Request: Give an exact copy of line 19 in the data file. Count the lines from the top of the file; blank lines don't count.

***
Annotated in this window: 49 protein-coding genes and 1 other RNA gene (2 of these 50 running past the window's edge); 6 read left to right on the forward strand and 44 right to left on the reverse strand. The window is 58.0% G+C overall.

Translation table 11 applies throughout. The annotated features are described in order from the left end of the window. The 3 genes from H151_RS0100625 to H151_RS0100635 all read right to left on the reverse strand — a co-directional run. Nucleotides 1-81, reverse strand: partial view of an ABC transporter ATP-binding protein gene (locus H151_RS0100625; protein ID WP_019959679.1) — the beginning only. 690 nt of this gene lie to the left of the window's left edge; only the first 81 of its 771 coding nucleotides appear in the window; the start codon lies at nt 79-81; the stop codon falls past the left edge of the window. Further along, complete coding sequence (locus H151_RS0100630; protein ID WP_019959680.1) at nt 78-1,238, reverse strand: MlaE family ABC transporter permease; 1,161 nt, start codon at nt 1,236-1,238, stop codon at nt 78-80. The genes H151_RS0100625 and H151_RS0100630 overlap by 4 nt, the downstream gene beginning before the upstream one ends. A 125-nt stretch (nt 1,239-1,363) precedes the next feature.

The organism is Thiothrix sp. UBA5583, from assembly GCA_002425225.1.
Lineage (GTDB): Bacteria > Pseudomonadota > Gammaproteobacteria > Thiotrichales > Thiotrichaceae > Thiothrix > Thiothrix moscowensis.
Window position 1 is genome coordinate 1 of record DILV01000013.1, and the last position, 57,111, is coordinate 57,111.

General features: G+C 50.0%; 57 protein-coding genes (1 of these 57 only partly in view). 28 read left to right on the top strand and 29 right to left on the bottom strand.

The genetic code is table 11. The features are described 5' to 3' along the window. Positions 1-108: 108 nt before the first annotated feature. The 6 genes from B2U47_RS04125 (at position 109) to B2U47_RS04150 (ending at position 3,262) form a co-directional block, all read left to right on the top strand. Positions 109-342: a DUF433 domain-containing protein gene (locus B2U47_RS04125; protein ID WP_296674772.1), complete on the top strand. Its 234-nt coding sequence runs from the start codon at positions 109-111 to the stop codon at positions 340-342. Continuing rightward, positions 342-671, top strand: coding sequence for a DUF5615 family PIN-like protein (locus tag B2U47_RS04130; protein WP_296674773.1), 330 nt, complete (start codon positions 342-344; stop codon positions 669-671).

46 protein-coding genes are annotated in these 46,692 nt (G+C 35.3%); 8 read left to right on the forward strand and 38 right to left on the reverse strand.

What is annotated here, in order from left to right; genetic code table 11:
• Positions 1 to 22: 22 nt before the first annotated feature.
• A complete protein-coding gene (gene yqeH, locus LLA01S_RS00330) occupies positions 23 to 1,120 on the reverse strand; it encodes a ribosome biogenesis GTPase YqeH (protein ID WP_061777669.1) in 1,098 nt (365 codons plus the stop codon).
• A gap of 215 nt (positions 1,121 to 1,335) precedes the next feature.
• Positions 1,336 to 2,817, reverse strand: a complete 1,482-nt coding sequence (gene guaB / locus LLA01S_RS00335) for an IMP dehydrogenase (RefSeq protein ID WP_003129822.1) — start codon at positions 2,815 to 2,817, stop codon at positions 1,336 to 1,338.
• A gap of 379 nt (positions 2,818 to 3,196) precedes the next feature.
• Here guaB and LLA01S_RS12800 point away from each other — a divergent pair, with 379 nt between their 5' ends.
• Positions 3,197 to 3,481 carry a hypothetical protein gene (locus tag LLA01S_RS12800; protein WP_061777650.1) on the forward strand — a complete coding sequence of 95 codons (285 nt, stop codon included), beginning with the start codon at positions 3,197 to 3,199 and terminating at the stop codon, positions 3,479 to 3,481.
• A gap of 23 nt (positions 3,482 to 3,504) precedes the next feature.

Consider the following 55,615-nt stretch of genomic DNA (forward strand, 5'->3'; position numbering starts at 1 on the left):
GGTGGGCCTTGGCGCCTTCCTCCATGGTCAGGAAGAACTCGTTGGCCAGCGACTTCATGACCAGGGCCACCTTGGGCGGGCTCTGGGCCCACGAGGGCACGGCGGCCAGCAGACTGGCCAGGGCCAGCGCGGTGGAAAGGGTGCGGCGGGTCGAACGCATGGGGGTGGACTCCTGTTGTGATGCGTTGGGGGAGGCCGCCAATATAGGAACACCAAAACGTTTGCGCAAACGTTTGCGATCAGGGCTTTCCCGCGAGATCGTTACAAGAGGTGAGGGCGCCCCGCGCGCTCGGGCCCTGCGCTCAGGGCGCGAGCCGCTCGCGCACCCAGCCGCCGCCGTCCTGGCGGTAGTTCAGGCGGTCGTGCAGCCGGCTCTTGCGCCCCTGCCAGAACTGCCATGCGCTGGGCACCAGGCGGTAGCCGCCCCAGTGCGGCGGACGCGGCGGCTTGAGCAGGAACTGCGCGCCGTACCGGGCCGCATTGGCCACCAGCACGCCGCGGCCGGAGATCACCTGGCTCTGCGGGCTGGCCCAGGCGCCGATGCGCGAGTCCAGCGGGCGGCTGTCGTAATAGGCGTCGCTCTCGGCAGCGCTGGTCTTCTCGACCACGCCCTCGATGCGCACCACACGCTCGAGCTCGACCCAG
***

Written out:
GGTGGGCCTTGGCGCCTTCCTCCATGGTCAGGAAGAACTCGTTGGCCAGCGACTTCATGACCAGGGCCACCTTGGGCGGGCTCTGGGCCCACGAGGGCACGGCGGCCAGCAGACTGGCCAGGGCCAGCGCGGTGGAAAGGGTGCGGCGGGTCGAACGCATGGGGGTGGACTCCTGTTGTGATGCGTTGGGGGAGGCCGCCAATATAGGAACACCAAAACGTTTGCGCAAACGTTTGCGATCAGGGCTTTCCCGCGAGATCGTTACAAGAGGTGAGGGCGCCCCGCGCGCTCGGGCCCTGCGCTCAGGGCGCGAGCCGCTCGCGCACCCAGCCGCCGCCGTCCTGGCGGTAGTTCAGGCGGTCGTGCAGCCGGCTCTTGCGCCCCTGCCAGAACTGCCATGCGCTGGGCACCAGGCGGTAGCCGCCCCAGTGCGGCGGACGCGGCGGCTTGAGCAGGAACTGCGCGCCGTACCGGGCCGCATTGGCCACCAGCACGCCGCGGCCGGAGATCACCTGGCTCTGCGGGCTGGCCCAGGCGCCGATGCGCGAGTCCAGCGGGCGGCTGTCGTAATAGGCGTCGCTCTCGGCAGCGCTGGTCTTCTCGACCACGCCCTCGATGCGCACCACACGCTCGAGCTCGACCCAG